The effect of breast milk LC PUFA and carotenoids on psychomotor development of infants
Nutrition is vital to the growth and development of not only an adult but also for infants, especially the development of the brain during the early stages of life. Therefore, breast milk is considered the best nutrition for the healthy growth and neurodevelopment of an infant.
A research by Zielinska et al.1 on 39 mother-infant pairs (mean age 30.9 years-6.6 months) analyzed the 1st and 3rd month breast milk concentrations of long-chain polyunsaturated fatty acids (LC PUFA), such as docosahexaenoic acid (DHA), eicosapentaenoic acid (EPA), linoleic acid (LA), alpha-linolenic acid (ALA) and arachidonic acid (AA); and carotenoids (beta-carotene, lycopene and lutein + zeaxanthin). Furthermore, the researchers assessed the relationship between these breast milk nutrients and psychomotor development (using Children Development Scale (DSR)) of exclusively breastfed infants at the 6th month of life.
The average concentration of LC PUFA, ALA, DHA and AA were 14%, 1.2%, 0.50% and 0.19% of fatty acids, respectively. The average concentrations of lycopene, β-carotene and lutein + zeaxanthin were 121 nmol/L, 33.3 nmol/L and 33.3 nmol/L, respectively. The total mean DSR performance scale result was 39 centiles (95% CI 35-43). The results showed statistically significant associations for n-3 LC PUFA (β = 0.423; p ≤ 0.05), DHA (β = 0.275; p ≤ 0.05), ALA (β = 0.432; p ≤ 0.05) and β-carotene (β = 0.359; p ≤ 0.05) and infant motor development.
The study highlights the role of the mother’s diet in the cognitive development of infants as the concentration of n-3 LC PUFA and carotenoids in breast milk are dependent on the diet of the mother. Therefore, it is imperative to introduce foods and dietary supplements that contain these nutrients, such as fatty fish and seafoods, fresh vegetables, fruits, grains, beans, vegetable oils, nuts and seeds as they not only help in cognitive development of the infant but are also beneficial for the health of pregnant and lactating mothers2,3.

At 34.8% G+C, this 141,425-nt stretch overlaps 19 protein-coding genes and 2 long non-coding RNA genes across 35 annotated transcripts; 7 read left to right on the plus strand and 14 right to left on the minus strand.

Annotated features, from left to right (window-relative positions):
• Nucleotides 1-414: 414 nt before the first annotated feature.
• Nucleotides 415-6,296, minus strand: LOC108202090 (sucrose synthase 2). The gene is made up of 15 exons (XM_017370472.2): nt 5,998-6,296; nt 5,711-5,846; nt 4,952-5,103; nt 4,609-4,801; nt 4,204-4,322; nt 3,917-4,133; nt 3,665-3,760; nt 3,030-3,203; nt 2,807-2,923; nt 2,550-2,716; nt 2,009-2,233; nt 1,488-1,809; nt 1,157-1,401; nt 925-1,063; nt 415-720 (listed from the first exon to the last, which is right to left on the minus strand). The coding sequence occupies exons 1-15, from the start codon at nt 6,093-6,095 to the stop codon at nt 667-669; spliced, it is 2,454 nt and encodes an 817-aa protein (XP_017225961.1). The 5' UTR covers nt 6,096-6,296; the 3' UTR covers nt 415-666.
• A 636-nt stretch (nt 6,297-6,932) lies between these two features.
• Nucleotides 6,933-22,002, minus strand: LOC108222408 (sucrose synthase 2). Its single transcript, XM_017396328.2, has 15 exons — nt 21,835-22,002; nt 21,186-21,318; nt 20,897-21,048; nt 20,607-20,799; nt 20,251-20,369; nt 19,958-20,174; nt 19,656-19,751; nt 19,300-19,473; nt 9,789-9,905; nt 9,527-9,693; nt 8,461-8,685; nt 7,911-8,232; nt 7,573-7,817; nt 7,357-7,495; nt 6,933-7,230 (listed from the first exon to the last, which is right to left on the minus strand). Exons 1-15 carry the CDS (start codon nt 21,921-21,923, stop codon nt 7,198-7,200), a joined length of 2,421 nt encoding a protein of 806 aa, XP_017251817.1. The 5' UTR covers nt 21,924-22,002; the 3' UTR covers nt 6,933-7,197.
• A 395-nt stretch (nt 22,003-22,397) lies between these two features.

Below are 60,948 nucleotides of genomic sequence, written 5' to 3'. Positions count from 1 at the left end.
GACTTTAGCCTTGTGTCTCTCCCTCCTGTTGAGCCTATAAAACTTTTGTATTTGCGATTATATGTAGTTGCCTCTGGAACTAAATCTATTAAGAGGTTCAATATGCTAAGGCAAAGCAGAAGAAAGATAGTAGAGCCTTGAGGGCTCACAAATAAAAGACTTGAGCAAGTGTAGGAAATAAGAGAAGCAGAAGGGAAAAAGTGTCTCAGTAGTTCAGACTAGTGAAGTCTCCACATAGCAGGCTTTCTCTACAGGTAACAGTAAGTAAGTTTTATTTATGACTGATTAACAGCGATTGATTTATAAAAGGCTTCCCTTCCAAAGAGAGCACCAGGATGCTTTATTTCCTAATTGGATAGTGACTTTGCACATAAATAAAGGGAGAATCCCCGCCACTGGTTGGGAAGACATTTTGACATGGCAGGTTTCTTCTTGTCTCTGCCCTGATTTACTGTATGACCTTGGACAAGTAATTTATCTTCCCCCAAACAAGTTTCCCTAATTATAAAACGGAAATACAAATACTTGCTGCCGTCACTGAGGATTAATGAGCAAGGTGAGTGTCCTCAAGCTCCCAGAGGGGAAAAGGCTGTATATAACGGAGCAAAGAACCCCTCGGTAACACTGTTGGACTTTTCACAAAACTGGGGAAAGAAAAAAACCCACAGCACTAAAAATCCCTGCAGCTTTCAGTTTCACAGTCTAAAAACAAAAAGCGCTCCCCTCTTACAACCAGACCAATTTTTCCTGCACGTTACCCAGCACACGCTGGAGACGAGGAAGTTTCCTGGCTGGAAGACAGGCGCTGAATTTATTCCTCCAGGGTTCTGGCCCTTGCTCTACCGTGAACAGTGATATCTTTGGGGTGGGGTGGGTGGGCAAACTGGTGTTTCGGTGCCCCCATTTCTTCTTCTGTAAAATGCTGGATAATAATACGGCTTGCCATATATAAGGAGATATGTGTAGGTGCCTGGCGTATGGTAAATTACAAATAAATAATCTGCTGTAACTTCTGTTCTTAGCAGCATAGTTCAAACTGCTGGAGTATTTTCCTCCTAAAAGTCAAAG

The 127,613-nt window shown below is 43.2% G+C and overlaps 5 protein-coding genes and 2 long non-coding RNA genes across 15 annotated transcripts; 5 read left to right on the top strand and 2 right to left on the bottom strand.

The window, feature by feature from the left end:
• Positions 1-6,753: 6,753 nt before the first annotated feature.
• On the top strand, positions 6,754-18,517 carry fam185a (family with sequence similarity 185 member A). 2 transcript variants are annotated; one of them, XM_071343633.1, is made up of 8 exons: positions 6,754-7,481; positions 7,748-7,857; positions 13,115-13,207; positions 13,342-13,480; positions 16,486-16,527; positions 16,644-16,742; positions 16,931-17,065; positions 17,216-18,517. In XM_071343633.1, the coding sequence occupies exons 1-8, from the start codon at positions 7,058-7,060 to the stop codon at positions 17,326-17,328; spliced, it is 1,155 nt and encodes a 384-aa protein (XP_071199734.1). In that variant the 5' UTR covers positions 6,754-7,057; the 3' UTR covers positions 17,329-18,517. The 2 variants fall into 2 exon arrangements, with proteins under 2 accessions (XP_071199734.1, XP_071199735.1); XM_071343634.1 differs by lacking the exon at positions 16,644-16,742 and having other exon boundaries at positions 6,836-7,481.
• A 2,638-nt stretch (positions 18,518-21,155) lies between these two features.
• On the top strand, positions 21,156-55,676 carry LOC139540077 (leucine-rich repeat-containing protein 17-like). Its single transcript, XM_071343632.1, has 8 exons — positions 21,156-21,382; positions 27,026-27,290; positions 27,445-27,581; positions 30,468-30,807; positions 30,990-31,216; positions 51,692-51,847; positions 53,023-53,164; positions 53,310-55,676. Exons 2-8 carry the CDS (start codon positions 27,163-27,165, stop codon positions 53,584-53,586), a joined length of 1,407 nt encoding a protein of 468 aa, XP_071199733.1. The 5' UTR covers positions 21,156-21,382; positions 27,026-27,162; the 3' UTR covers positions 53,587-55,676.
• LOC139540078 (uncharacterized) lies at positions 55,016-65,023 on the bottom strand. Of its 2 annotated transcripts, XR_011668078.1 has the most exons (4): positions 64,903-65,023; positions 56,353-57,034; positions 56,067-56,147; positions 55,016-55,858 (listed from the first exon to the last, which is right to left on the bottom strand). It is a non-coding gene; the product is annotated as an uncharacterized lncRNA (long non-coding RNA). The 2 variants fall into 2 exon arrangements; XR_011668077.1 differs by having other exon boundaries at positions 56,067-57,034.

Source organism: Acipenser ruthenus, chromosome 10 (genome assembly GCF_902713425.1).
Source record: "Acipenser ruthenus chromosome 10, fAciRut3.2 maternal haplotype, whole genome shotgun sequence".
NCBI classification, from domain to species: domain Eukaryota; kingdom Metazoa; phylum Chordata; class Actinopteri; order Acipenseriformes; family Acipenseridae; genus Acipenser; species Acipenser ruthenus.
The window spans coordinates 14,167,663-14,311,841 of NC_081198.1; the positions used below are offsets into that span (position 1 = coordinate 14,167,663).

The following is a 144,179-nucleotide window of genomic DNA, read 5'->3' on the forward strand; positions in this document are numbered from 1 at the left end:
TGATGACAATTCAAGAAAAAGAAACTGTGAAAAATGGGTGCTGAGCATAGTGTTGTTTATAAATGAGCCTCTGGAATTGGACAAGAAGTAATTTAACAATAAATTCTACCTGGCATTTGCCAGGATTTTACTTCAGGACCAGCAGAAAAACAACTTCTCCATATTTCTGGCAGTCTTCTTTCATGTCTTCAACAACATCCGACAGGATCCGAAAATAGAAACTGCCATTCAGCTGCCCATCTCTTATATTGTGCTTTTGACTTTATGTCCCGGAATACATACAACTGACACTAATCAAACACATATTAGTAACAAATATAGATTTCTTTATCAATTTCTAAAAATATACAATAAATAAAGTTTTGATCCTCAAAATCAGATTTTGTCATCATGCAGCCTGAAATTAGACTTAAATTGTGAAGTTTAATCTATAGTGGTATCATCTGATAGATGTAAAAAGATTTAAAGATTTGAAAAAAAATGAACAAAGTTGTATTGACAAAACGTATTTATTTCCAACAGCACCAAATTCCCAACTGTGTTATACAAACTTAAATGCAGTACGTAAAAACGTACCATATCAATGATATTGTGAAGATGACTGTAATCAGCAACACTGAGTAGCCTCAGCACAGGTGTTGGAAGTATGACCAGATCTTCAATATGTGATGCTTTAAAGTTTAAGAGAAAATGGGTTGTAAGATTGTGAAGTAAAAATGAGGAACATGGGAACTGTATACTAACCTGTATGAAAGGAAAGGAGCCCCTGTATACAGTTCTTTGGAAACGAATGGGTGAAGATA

Exclusive breastfeeding for 6 months for infants is recommended by WHO4; it is only reasonable to consider that infants can receive increased nutrients, including LC PUFA and carotenoids with an increase in breast milk quality and production.
Li and colleagues5 evaluated the effect of the Essence of Chicken (EOC) on 235 postpartum women. They concluded that EOC promotes early milk secretion and increases milk production by 2-fold.
In another study, researchers concluded that EOC improves the quality of breast milk by promoting certain growth factors and proteins, such as epidermal growth factors (EGF), transforming growth factor-beta 2 (TGF-β2) and lactoferrin in the colostrum, which enhance growth, gastrointestinal development and immunity of the infant6.
It would be interesting to explore the synergistic effect of consuming EOC along with nutrient rich dietary on breast milk nutrient in future studies.
- Zielinska MA, Hamulka J, Grabowicz-Chądrzyńska I, Bryś J, Wesolowska A. Association between Breastmilk LC PUFA, Carotenoids and Psychomotor Development of Exclusively Breastfed Infants. International Journal of Environmental Research and Public Health. 2019;16(7):1144.
- Deng J, Li X, Ding Z, Wu Y, Chen X, Xie L. Effect of DHA supplements during pregnancy on the concentration of PUFA in breast milk of Chinese lactating mothers. Journal of Perinatal Medicine. 2017;45(4):437-441.
- Zielinska MA, Hamulka J, Wesolowska A. Carotenoid Content in Breastmilk in the 3rd and 6th Month of Lactation and Its Associations with Maternal Dietary Intake and Anthropometric Characteristics. Nutrients. 2019;11(1):193.
- WHO The World Health Organization’s Infant Feeding Recommendation. [(accessed on 29 September 2019)]; Available online: https://www.who.int/nutrition/topics/infantfeeding_recommendation/en/
- Li XM et al. Effects of Essence of Chicken on Postnatal Lactation. Chinese Journal of Practical Gynecology and Obstetrics. 1997;13:295-296.
- Chao JC, Tseng HP, Chang CW, Chien YY, Au HK, Chen JR, Chen CF. Chicken extract affects colostrums protein compositions in lactating women. The Journal of Nutritional Biochemistry. 2004;15(1):37-44.